Let chips fall, experts advise uw-oshkosh in midst of scandal gas blower will not start

Before criminal charges were filed, UW-Oshkosh’s private fundraising foundation already was heading toward bankruptcy. State taxpayers could be on the hook for millions of dollars to cover the foundation’s bank debts. And fundraising for new student scholarships has been a challenge in the midst of a public relations nightmare, the university has acknowledged.

Higher education experts around the country were at a loss Friday to name another university in a similar legal quagmire. But they were clear about one thing: Trust will not be rebuilt without a full airing of what happened and safeguards to prevent it from happening again.

In 2011, Phillip Day, a former chancellor of City College of San Francisco, pleaded guilty to felony misuse of public funds. He illegally funneled money to a political campaign supporting a 2005 bond measure that benefited the college. He was sentenced to five years of probation.

Also in 2011, former University of Central Arkansas president Lu Hardin pleaded guilty to engineering a scheme to get part of a $300,000 bonus early so he could pay off gambling debts at a casino. He got five years of probation and community service for fraud and money laundering.

Former UW-Oshkosh Chancellor Richard Wells and former Vice Chancellor Tom Sonnleitner have not been convicted of anything. But they were each charged last week in Winnebago County Circuit Court with five counts of misconduct in office by acting beyond their authority as parties to a crime.

Wells and Sonnleitner are not accused of any personal gain, though Wells did sell his private home to the university’s fundraising foundation for a hefty profit, despite the house needing significant repairs. The house was put up for sale to help cover the foundation’s debts, and the current chancellor had to move out.

Foundation leaders must step up communications with donors, be transparent about what happened, and ensure safeguards are in place to protect new money given to support the university, said Rob Moore, a spokesman for the Council for Advancement and Support of Education.

"Donors might want to rally around the university, but are they confident they’re starting fresh, or will their money go to pay off the legal liability of the existing situation? They may say: ‘Prove to me this is actually going to go to the university and will support the initiatives I believe in that the university is undertaking.’"

State Rep. Amanda Stuck (D-Appleton) — both a lawmaker and an alum of UW-Oshkosh — said it’s important that alumni and donors remember the actions of Wells and Sonnleitner "do not reflect the quality of the staff or the quality of the education students receive there."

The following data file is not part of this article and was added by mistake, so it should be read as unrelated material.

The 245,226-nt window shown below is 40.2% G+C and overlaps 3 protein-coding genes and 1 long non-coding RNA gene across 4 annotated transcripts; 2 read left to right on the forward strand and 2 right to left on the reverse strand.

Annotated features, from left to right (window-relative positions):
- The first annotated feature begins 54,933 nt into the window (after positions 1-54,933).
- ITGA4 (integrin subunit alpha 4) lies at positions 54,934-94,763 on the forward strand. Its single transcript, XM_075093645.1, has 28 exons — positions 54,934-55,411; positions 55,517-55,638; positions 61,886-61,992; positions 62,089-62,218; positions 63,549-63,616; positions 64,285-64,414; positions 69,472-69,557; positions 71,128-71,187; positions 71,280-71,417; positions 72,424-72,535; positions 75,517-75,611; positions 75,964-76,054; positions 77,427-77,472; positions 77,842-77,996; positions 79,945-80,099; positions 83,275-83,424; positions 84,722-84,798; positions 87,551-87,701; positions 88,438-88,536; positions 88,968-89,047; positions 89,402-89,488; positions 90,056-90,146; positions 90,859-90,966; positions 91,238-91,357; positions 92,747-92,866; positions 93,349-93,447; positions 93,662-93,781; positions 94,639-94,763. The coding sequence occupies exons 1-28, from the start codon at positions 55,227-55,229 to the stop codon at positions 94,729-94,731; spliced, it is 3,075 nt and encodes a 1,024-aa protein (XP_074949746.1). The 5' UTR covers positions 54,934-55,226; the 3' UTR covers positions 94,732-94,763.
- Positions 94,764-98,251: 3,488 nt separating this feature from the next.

"I’m very proud to be a UW-Oshkosh grad," said the state lawmaker, who earned her bachelor’s degree in political science from there in 2007, and her master’s in public administration in 2012. She was a new member of the UW-Oshkosh Foundation Board when news of the scandal broke and stepped down to avoid conflicts with her legislative role.

The first is a civil lawsuit filed in Dane County Circuit Court more than a year ago by the UW System through the state Department of Justice. This suit first brought to light allegations that Wells and Sonnleitner promised university backing for bank loans, and funneled $11 million in taxpayer money into five foundation building projects.

Those projects included: the Best Western Premier Waterfront Hotel in downtown Oshkosh; the Alumni Welcome and Conference Center; two biodigesters, which turn animal waste into electricity; and the Oshkosh Sports Complex, which includes Titan Stadium.

A second civil lawsuit was filed in federal bankruptcy court last year. This one pits the foundation against the UW System. It alleges the UW System is responsible for the actions of Wells and Sonnleitner and is obligated to fulfill promises made to back bank loans if the foundation couldn’t make payments.

If it’s determined that Wells and Sonnleitner did something illegal — and acted alone — questions still will be raised about how they could have moved millions of dollars between the university and foundation without anyone else knowing or questioning it, both at the campus and UW System level.

"We may have to bolster or solidify that university officials cannot have a part in contractual obligations with foundations so they can’t have a ‘nod, nod, wink, wink’ conversation of, ‘We’ll take care of you with the banks,’ " Mikalsen said.

If Nass and other state lawmakers hadn’t "blown the whistle" that the UW System was trying to reach a deal that potentially would have used public funds to help bail out the UW-Oshkosh Foundation, the controversy may have been swept under the carpet, Mikalsen charged.

"It’s another black eye on the UW System, in terms of its management approach in the last 15 years," Mikalsen said. "Someone at System either had to know and didn’t do anything, or they knew about it and let these two (Wells and Sonnleitner) hang."